What gave Espotting the edge with Lycos and Yahoo? Though several factors were considered, both companies cited that Espotting offered a more lucrative package.

"It was a better deal for Yahoo to be with Espotting," said James Bilefield, Yahoo UK & Ireland's business development director.

Lycos Europe said likewise, that it was going to do better commercially by going with Espotting. Neither Yahoo nor Lycos Europe would reveal terms of their deals, however.

Overture Europe admits that Espotting may have offered great deals to Yahoo and Lycos Europe, but it also suggests that as a private company, Espotting is able to take risks that publicly-owned Overture it can't take nor wants to take.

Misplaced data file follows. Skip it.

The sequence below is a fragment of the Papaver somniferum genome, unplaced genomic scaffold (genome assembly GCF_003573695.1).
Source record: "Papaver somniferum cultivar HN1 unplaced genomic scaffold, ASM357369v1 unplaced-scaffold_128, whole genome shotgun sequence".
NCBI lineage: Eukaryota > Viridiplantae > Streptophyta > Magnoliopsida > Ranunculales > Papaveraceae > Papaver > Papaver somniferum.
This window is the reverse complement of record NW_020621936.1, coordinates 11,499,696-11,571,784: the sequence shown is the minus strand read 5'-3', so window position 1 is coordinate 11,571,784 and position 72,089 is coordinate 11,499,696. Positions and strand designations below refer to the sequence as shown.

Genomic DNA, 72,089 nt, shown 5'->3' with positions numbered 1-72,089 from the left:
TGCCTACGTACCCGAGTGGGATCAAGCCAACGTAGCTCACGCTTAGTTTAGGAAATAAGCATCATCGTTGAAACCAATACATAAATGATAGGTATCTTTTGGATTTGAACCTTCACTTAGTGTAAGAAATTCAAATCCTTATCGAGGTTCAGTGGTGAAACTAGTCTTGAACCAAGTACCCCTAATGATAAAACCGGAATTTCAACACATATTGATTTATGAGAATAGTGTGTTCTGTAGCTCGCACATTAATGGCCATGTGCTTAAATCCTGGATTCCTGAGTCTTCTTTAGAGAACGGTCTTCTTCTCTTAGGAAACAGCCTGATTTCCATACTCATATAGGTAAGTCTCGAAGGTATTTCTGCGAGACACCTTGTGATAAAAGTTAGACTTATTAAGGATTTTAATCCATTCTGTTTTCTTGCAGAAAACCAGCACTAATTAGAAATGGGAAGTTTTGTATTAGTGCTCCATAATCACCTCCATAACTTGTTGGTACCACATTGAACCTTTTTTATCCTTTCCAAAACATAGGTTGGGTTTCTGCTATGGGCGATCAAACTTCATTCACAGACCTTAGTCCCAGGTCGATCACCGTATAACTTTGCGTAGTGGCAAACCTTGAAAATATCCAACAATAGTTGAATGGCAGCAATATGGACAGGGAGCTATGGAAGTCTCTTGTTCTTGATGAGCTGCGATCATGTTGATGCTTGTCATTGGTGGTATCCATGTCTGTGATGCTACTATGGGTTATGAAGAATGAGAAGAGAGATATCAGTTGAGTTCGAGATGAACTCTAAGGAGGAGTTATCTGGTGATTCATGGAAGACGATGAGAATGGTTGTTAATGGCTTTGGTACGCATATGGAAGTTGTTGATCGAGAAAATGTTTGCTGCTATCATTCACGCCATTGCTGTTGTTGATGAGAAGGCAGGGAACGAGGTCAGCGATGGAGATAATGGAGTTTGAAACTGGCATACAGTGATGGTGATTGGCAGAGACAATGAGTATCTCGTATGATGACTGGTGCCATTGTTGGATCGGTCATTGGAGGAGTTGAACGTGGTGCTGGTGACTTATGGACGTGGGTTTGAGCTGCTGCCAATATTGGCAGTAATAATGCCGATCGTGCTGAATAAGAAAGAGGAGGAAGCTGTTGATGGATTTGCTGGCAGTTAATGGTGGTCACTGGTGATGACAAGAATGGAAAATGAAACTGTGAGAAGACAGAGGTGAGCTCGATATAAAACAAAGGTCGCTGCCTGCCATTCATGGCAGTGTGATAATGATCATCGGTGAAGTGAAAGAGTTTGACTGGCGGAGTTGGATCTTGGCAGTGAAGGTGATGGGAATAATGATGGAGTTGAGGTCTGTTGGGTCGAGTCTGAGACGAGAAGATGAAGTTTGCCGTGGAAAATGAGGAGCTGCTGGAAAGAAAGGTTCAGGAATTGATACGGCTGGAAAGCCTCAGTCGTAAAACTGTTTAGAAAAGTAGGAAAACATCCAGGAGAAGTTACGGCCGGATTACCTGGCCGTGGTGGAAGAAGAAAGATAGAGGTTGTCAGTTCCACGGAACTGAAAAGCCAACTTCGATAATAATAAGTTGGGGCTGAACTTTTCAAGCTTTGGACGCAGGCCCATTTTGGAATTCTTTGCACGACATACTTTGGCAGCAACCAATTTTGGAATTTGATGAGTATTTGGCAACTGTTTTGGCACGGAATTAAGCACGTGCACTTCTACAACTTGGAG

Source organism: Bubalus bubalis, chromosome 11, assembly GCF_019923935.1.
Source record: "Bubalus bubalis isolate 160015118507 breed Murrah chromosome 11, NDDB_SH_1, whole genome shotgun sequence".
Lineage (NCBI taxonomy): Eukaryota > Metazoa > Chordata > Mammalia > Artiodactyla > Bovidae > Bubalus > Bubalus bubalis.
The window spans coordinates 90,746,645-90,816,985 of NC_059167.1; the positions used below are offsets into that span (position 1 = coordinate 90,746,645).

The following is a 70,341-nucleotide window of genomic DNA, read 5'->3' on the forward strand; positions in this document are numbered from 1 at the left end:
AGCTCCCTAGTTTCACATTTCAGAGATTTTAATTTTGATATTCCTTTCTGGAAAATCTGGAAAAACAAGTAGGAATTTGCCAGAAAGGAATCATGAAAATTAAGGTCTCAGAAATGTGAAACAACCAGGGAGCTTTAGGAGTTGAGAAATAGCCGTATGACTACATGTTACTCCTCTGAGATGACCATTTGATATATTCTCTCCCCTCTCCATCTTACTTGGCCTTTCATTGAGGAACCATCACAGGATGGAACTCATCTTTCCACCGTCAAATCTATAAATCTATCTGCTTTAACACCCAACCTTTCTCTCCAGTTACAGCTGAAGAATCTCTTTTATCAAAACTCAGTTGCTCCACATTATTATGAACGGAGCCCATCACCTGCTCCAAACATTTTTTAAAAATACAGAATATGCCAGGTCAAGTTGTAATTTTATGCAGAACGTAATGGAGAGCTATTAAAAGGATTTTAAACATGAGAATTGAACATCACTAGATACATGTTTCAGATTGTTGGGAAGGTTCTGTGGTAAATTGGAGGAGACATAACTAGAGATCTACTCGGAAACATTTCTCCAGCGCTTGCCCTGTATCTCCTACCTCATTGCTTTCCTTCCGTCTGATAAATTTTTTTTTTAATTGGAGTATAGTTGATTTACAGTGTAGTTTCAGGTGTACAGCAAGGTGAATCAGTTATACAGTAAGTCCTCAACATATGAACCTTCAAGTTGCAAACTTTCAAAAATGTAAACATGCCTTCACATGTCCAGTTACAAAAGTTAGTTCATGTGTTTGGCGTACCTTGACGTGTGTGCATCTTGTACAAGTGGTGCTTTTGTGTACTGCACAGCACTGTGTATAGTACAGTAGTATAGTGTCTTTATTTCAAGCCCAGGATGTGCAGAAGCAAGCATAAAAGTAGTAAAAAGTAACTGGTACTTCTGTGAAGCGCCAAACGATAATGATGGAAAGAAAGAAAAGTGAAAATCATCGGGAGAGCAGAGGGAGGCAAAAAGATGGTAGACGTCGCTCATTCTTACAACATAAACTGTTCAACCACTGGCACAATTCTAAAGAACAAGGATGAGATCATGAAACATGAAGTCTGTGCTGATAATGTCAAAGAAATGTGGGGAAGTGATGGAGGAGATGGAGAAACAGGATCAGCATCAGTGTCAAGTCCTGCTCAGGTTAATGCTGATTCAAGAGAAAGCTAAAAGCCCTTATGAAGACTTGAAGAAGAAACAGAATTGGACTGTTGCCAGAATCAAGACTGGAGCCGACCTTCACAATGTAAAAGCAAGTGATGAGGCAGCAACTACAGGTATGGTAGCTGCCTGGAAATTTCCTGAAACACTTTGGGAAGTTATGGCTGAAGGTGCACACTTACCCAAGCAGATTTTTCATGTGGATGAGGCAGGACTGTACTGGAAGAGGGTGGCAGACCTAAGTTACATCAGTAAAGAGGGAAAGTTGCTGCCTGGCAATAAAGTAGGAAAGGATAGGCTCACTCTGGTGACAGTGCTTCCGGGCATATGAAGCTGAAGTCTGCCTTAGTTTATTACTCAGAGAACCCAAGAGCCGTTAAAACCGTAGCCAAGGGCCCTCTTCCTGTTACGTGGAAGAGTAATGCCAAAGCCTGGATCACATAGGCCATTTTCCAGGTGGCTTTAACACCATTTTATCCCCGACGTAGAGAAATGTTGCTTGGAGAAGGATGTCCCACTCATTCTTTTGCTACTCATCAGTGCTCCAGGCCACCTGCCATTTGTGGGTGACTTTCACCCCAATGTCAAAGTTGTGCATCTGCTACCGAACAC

"We're building a long-term sustainable business thats going to deliver growth back to our shareholders," said Nick Hynes, managing director and president of Overture Europe. "We have to be a business that is based upon real business fundamentals."

Hynes wouldn't comment on what he thought the terms of the Yahoo and Lycos deals were. Instead, he only would say in general that "we do not do margin negative deals." Of course, the suggestion is that Espotting is losing money on these deals in order to get them, in hopes of making them pay off later.

Espotting completely rejects such a suggestion. "We're obviously not in the business to subsidize someone. We are in it to make money," said Daniel Ishag, founder and CEO of Espotting. Ishag says the company also recently turned cash flow positive.